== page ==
After a week’s long strike, workers at Kellogg’s U.S. plants on Tuesday voted in favor of a new contract - which provides better terms for transitional employees and wage increases across-the-board.
The five-year contract ends the stalemate between the breakfast cereal maker and its factory workers in Michigan, Nebraska, Pennsylvania and Tennessee - which prompted the company to warn of permanently replacing striking employees, and drew the criticism of President Joe Biden.
According to the union, the new agreement includes no permanent two-tier system, in which lower-tier workers make less than longer-term workers.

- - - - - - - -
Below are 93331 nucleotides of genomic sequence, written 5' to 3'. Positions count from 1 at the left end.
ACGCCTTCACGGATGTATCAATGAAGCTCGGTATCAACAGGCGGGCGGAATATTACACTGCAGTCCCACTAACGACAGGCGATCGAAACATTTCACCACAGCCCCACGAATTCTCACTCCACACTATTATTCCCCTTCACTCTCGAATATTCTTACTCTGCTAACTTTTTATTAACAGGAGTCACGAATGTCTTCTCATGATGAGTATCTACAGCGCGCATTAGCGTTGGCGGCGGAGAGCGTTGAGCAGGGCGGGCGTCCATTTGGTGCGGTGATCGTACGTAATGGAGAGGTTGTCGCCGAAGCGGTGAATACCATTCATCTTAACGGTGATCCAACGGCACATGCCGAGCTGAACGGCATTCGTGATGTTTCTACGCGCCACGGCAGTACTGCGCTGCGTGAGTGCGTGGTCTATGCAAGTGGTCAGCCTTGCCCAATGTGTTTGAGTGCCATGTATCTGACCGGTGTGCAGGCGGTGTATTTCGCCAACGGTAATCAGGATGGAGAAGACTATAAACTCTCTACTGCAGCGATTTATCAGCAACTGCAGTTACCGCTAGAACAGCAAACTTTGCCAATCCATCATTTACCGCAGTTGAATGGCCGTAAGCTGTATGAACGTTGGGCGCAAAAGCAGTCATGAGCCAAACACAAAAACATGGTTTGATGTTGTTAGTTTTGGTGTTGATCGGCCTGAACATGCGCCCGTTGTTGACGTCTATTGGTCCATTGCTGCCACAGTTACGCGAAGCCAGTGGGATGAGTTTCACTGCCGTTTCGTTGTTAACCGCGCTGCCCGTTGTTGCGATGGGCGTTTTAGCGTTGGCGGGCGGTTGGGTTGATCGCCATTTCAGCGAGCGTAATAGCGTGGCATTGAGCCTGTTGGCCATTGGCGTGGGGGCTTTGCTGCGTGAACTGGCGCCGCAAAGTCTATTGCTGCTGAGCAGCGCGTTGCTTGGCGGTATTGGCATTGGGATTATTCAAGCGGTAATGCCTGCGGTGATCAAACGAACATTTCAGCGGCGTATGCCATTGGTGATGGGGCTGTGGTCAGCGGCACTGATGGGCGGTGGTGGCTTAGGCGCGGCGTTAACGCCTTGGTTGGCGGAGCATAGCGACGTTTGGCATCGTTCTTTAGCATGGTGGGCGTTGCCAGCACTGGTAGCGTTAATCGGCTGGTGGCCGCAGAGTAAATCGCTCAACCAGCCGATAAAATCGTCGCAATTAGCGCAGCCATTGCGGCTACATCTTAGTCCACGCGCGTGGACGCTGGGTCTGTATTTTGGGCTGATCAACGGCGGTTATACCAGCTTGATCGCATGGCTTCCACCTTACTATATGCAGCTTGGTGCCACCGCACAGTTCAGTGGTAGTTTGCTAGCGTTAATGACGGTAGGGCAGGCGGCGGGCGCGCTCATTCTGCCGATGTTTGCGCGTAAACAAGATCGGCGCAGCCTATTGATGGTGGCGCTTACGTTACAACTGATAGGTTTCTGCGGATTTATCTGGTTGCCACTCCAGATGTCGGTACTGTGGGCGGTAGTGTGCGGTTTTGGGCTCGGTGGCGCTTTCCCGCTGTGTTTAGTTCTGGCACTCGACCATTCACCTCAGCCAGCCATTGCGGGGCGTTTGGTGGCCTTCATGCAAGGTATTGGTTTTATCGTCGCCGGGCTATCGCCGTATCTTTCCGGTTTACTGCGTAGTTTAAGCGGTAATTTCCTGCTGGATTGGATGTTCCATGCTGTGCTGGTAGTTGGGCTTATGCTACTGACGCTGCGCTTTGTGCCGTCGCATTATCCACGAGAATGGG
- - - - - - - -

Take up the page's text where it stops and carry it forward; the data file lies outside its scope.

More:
Since October 5th, around 1,400 workers went on a strike after their contracts expired. Negotiations over payment and benefits had stalled amid a tightening labor market.
Vermont Senator Bernie Sanders rallied with workers in Michigan last week.
SANDERS: “I’m standing here today because you have had the incredible courage right here to take on corporate greed.”
Following the deal being reached, Dan Osborn, president of the local union in Omaha said (quote): "It will be difficult to go back. There is a lot of tarnished relationships that we will work diligently to repair.”
He added that employees would return to work on Dec. 27.